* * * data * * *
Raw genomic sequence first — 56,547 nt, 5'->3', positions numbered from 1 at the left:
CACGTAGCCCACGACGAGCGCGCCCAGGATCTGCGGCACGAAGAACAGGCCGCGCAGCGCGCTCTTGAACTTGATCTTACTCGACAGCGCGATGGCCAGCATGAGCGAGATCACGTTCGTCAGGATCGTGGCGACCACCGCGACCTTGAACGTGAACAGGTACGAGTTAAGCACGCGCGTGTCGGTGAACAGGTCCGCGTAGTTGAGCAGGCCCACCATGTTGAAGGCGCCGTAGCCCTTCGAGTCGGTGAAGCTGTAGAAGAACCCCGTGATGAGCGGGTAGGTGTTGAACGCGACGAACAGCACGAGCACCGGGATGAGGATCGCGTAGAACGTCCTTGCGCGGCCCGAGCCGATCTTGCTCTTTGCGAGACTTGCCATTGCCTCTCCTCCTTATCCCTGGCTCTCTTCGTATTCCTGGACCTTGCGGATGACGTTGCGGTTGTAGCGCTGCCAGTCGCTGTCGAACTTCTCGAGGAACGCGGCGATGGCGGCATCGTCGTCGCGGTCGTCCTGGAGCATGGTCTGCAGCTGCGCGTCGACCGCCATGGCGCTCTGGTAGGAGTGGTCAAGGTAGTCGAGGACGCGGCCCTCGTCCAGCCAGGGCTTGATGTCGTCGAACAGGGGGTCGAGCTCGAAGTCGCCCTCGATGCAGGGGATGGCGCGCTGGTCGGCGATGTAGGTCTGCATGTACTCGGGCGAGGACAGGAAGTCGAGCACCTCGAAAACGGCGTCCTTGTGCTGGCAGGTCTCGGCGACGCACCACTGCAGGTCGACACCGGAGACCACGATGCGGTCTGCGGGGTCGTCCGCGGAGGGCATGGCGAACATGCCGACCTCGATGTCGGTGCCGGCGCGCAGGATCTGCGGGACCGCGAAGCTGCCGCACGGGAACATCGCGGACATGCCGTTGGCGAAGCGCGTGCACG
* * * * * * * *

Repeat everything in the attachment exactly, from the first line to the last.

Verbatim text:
Raw genomic sequence first — 56,547 nt, 5'->3', positions numbered from 1 at the left:
CACGTAGCCCACGACGAGCGCGCCCAGGATCTGCGGCACGAAGAACAGGCCGCGCAGCGCGCTCTTGAACTTGATCTTACTCGACAGCGCGATGGCCAGCATGAGCGAGATCACGTTCGTCAGGATCGTGGCGACCACCGCGACCTTGAACGTGAACAGGTACGAGTTAAGCACGCGCGTGTCGGTGAACAGGTCCGCGTAGTTGAGCAGGCCCACCATGTTGAAGGCGCCGTAGCCCTTCGAGTCGGTGAAGCTGTAGAAGAACCCCGTGATGAGCGGGTAGGTGTTGAACGCGACGAACAGCACGAGCACCGGGATGAGGATCGCGTAGAACGTCCTTGCGCGGCCCGAGCCGATCTTGCTCTTTGCGAGACTTGCCATTGCCTCTCCTCCTTATCCCTGGCTCTCTTCGTATTCCTGGACCTTGCGGATGACGTTGCGGTTGTAGCGCTGCCAGTCGCTGTCGAACTTCTCGAGGAACGCGGCGATGGCGGCATCGTCGTCGCGGTCGTCCTGGAGCATGGTCTGCAGCTGCGCGTCGACCGCCATGGCGCTCTGGTAGGAGTGGTCAAGGTAGTCGAGGACGCGGCCCTCGTCCAGCCAGGGCTTGATGTCGTCGAACAGGGGGTCGAGCTCGAAGTCGCCCTCGATGCAGGGGATGGCGCGCTGGTCGGCGATGTAGGTCTGCATGTACTCGGGCGAGGACAGGAAGTCGAGCACCTCGAAAACGGCGTCCTTGTGCTGGCAGGTCTCGGCGACGCACCACTGCAGGTCGACACCGGAGACCACGATGCGGTCTGCGGGGTCGTCCGCGGAGGGCATGGCGAACATGCCGACCTCGATGTCGGTGCCGGCGCGCAGGATCTGCGGGACCGCGAAGCTGCCGCACGGGAACATCGCGGACATGCCGTTGGCGAAGCGCGTGCACG